Imagine untangling a ball of yarn hundreds of feet long and trying to re-wind it in exactly the same way — that’s essentially what a cell does with its DNA every time it divides. Now, new work in assistant professor Aaron Streets’ bioengineering lab attempts to make sense of this process. In a paper published in the journal Cell Systems, the UC Berkeley researchers describe a novel technique, based on a microfluidic platform, for unraveling and imaging lengthy strands of DNA.
Many important discoveries have relied on the ability to take high-resolution microscope images of biological processes occurring in single cells. While microscopy still represents the gold standard for validating where molecules are in a cell, more recent high-throughput DNA sequencing technologies have allowed researchers to sequence the DNA and RNA from single cells, providing rich information about the information that is encoded in our genome.
Pairing these imaging and sequencing measurements expands the toolkit available to study biological questions in single cells and, specifically, to learn how genomic information is related to what a cell looks like. This is especially useful for studying processes that differ among individual cells. But until now, it’s been very difficult to take a picture of a single cell with a microscope and then pick that cell from the microscope slide and sequence its DNA.
The Streets’ lab’s new technology, called 𝛍DamID (or MicroDamID), sets up an innovative approach for the joint imaging and sequencing of protein-DNA interactions in single cells. Through a microfluidic platform, 𝛍DamID can trap a single cell — using light-microscopy to “see” how the DNA is organized in the nucleus — and then apply DNA sequencing to read exactly which sequences are where inside of it.
Measuring DNA’s spatial and linear organization
Nearly every cell in the human body contains identical copies of six feet of DNA coiled up and tightly packaged into a nucleus with a diameter less than one-tenth of the width of a human hair, all while keeping the DNA highly organized and tangle-free. Exactly how this packaging is arranged helps to determine which genes are turned on and off in different cell types, affecting how stem cells differentiate and how certain cancers develop. At the single-cell level, researchers are just now beginning to understand that the way the DNA is organized makes that cell different from its neighbor.
“It’s wound into this incredibly sophisticated ball of yarn and packed into the nucleus of every cell in your body,” Streets said. “If you were to read your genome, that sequence encodes information to make you a human, but it also makes you different from me. The way that ball of yarn is wrapped, it also stores information that tells each given cell what to be. If the genome is packed this way, it’s a skin cell; if it’s packed that way, it’s a muscle cell. This packaging is related to what’s called ‘epigenetics.’” There are roughly 30,000 genes in the human genome, and where they’re located in the nucleus is an important clue into what makes each cell function in a particular way.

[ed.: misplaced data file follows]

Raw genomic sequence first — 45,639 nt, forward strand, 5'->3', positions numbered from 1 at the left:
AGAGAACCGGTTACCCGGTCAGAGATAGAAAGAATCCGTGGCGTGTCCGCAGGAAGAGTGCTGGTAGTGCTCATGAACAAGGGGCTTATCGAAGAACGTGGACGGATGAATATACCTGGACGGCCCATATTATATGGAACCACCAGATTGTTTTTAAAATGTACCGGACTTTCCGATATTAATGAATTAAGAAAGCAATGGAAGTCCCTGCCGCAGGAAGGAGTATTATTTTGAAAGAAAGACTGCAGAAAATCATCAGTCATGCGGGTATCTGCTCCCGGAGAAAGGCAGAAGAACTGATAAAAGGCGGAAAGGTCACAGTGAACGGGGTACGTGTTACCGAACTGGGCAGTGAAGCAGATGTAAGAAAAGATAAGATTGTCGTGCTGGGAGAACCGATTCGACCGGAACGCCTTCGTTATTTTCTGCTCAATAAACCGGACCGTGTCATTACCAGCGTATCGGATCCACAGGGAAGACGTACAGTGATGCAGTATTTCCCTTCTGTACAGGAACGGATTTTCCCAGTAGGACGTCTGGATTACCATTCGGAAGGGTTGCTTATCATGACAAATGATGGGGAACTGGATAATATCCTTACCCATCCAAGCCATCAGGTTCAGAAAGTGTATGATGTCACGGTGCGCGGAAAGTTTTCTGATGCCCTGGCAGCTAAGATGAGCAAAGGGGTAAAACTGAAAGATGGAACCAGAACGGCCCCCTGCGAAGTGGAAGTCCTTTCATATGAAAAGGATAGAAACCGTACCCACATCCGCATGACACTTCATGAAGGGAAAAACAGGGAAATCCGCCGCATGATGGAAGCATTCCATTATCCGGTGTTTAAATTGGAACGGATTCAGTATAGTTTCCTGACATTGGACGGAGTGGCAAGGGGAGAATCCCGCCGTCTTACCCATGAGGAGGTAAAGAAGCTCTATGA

“MicroDamID is a technique that takes a picture to ‘see’ where proteins are binding to DNA inside the cell, then sequences the DNA at those same binding sites from the same single cell to reveal where they are in the genome,” said bioengineering Ph.D. student and lead author Nicolas Altemose. “It’s hard enough to do one or the other, but this tool allows us to measure and understand both the spatial and the linear organization of the DNA. It improves our ability to create these protein-DNA binding maps to study how DNA is regulated in the nucleus.”
Possible applications of the technology are abundant. The process of meiotic recombination, for example, is essential for fertility and is responsible for shuffling around DNA before it’s packaged into sperm or eggs. Imaging and sequencing protein-DNA interactions in those cells would greatly improve our ability to study the exact molecular mechanisms of meiotic recombination. Another process that occurs uniquely in single cells is errors in chromosomal segregation. Imaging single cells at high resolution before sequencing would make it possible to answer key questions about that process.
From an empty lab to ‘aha’ moments
The 𝛍DamID project began in 2016 with an empty lab and some startup funds, Streets said. Altemose, his first Ph.D. student, and Jonathan White, his first research technician, built the lab and developed its microfluidics infrastructure with the help of Paul Lum and the Biomolecular Nanotechnology Center in the California Institute for Quantitative Biosciences (QB3) at UC Berkeley. “There were many ‘aha’ moments as well as some ‘oh no!’ moments,” Streets said. “The big one for us was when Nick was first able to amplify DNA from a single cell in the microfluidic device. As soon as he got that to work, we knew MicroDamID was technically possible.”
Now, four years later, the researchers’ initial idea is a working technology. “It’s an exciting demonstration of how engineering at the intersection of microfabrication, microscopy and DNA sequencing can produce new tools that make multiple precision measurements on single cells,” Streets said, “allowing us to peer deeper into the molecular machinery of the fundamental units of life.”
Other study co-authors include Annie Maslan, Carolina Rios-Martinez, Andre Lai and Jonathan A. White. Funding from the National Institutes of Health and the Chan Zuckerberg Biohub helped support this research.